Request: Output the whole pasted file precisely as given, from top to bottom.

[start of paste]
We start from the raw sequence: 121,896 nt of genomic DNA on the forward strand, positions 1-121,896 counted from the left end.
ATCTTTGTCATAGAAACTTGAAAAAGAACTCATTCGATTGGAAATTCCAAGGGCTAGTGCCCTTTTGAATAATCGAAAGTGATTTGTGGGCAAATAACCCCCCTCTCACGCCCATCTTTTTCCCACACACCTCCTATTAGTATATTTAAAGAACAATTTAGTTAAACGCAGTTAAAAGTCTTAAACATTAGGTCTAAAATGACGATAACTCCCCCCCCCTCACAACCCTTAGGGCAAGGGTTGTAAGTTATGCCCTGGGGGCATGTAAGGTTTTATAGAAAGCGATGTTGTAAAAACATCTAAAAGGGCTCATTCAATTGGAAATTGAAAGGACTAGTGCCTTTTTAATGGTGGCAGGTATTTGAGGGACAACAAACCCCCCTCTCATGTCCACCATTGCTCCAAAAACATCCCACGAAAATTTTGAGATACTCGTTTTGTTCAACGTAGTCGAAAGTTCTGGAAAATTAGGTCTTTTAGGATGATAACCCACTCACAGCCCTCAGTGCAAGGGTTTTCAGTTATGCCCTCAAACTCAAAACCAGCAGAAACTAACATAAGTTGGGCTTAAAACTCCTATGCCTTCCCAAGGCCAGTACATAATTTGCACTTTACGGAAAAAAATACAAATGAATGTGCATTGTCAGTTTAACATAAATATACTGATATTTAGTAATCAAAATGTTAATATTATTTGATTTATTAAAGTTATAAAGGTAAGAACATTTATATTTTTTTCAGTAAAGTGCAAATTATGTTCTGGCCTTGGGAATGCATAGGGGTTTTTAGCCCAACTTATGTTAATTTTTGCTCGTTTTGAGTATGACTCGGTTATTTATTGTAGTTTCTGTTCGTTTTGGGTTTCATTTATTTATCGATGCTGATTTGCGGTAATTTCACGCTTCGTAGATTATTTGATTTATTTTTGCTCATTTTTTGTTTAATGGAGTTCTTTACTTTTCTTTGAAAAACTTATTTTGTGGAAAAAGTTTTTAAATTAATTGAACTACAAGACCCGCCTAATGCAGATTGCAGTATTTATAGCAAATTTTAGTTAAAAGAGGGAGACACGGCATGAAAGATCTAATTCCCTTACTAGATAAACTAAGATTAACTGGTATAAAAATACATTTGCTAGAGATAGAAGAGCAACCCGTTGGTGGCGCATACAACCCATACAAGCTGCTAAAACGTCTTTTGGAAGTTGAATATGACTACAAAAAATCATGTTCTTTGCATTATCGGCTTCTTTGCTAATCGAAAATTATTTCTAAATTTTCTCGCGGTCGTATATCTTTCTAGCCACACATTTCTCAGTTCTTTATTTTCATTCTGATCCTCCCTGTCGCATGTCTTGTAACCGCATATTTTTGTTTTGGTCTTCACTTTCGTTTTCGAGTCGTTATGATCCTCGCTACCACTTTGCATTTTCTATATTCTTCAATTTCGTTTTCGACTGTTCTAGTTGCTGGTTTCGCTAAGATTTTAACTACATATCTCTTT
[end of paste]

We start from the raw sequence: 121,896 nt of genomic DNA on the forward strand, positions 1-121,896 counted from the left end.
ATCTTTGTCATAGAAACTTGAAAAAGAACTCATTCGATTGGAAATTCCAAGGGCTAGTGCCCTTTTGAATAATCGAAAGTGATTTGTGGGCAAATAACCCCCCTCTCACGCCCATCTTTTTCCCACACACCTCCTATTAGTATATTTAAAGAACAATTTAGTTAAACGCAGTTAAAAGTCTTAAACATTAGGTCTAAAATGACGATAACTCCCCCCCCCTCACAACCCTTAGGGCAAGGGTTGTAAGTTATGCCCTGGGGGCATGTAAGGTTTTATAGAAAGCGATGTTGTAAAAACATCTAAAAGGGCTCATTCAATTGGAAATTGAAAGGACTAGTGCCTTTTTAATGGTGGCAGGTATTTGAGGGACAACAAACCCCCCTCTCATGTCCACCATTGCTCCAAAAACATCCCACGAAAATTTTGAGATACTCGTTTTGTTCAACGTAGTCGAAAGTTCTGGAAAATTAGGTCTTTTAGGATGATAACCCACTCACAGCCCTCAGTGCAAGGGTTTTCAGTTATGCCCTCAAACTCAAAACCAGCAGAAACTAACATAAGTTGGGCTTAAAACTCCTATGCCTTCCCAAGGCCAGTACATAATTTGCACTTTACGGAAAAAAATACAAATGAATGTGCATTGTCAGTTTAACATAAATATACTGATATTTAGTAATCAAAATGTTAATATTATTTGATTTATTAAAGTTATAAAGGTAAGAACATTTATATTTTTTTCAGTAAAGTGCAAATTATGTTCTGGCCTTGGGAATGCATAGGGGTTTTTAGCCCAACTTATGTTAATTTTTGCTCGTTTTGAGTATGACTCGGTTATTTATTGTAGTTTCTGTTCGTTTTGGGTTTCATTTATTTATCGATGCTGATTTGCGGTAATTTCACGCTTCGTAGATTATTTGATTTATTTTTGCTCATTTTTTGTTTAATGGAGTTCTTTACTTTTCTTTGAAAAACTTATTTTGTGGAAAAAGTTTTTAAATTAATTGAACTACAAGACCCGCCTAATGCAGATTGCAGTATTTATAGCAAATTTTAGTTAAAAGAGGGAGACACGGCATGAAAGATCTAATTCCCTTACTAGATAAACTAAGATTAACTGGTATAAAAATACATTTGCTAGAGATAGAAGAGCAACCCGTTGGTGGCGCATACAACCCATACAAGCTGCTAAAACGTCTTTTGGAAGTTGAATATGACTACAAAAAATCATGTTCTTTGCATTATCGGCTTCTTTGCTAATCGAAAATTATTTCTAAATTTTCTCGCGGTCGTATATCTTTCTAGCCACACATTTCTCAGTTCTTTATTTTCATTCTGATCCTCCCTGTCGCATGTCTTGTAACCGCATATTTTTGTTTTGGTCTTCACTTTCGTTTTCGAGTCGTTATGATCCTCGCTACCACTTTGCATTTTCTATATTCTTCAATTTCGTTTTCGACTGTTCTAGTTGCTGGTTTCGCTAAGATTTTAACTACATATCTCTTT